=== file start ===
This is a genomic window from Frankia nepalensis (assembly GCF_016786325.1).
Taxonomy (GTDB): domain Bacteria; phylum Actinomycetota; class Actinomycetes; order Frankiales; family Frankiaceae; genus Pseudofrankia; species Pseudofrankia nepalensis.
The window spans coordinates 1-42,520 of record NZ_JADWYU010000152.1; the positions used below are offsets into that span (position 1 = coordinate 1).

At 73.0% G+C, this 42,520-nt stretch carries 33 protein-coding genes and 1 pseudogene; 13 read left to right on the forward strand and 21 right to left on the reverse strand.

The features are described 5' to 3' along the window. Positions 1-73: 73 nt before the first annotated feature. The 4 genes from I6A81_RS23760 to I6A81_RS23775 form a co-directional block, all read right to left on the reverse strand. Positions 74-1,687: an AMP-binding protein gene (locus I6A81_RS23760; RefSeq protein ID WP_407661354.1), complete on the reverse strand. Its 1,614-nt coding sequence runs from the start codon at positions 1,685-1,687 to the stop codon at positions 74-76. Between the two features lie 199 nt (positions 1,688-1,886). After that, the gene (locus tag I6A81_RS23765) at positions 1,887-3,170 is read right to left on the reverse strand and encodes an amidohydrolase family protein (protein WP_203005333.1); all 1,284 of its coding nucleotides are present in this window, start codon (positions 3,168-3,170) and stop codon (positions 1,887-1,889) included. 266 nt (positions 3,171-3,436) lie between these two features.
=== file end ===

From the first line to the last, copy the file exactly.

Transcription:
This is a genomic window from Frankia nepalensis (assembly GCF_016786325.1).
Taxonomy (GTDB): domain Bacteria; phylum Actinomycetota; class Actinomycetes; order Frankiales; family Frankiaceae; genus Pseudofrankia; species Pseudofrankia nepalensis.
The window spans coordinates 1-42,520 of record NZ_JADWYU010000152.1; the positions used below are offsets into that span (position 1 = coordinate 1).

At 73.0% G+C, this 42,520-nt stretch carries 33 protein-coding genes and 1 pseudogene; 13 read left to right on the forward strand and 21 right to left on the reverse strand.

The features are described 5' to 3' along the window. Positions 1-73: 73 nt before the first annotated feature. The 4 genes from I6A81_RS23760 to I6A81_RS23775 form a co-directional block, all read right to left on the reverse strand. Positions 74-1,687: an AMP-binding protein gene (locus I6A81_RS23760; RefSeq protein ID WP_407661354.1), complete on the reverse strand. Its 1,614-nt coding sequence runs from the start codon at positions 1,685-1,687 to the stop codon at positions 74-76. Between the two features lie 199 nt (positions 1,688-1,886). After that, the gene (locus tag I6A81_RS23765) at positions 1,887-3,170 is read right to left on the reverse strand and encodes an amidohydrolase family protein (protein WP_203005333.1); all 1,284 of its coding nucleotides are present in this window, start codon (positions 3,168-3,170) and stop codon (positions 1,887-1,889) included. 266 nt (positions 3,171-3,436) lie between these two features.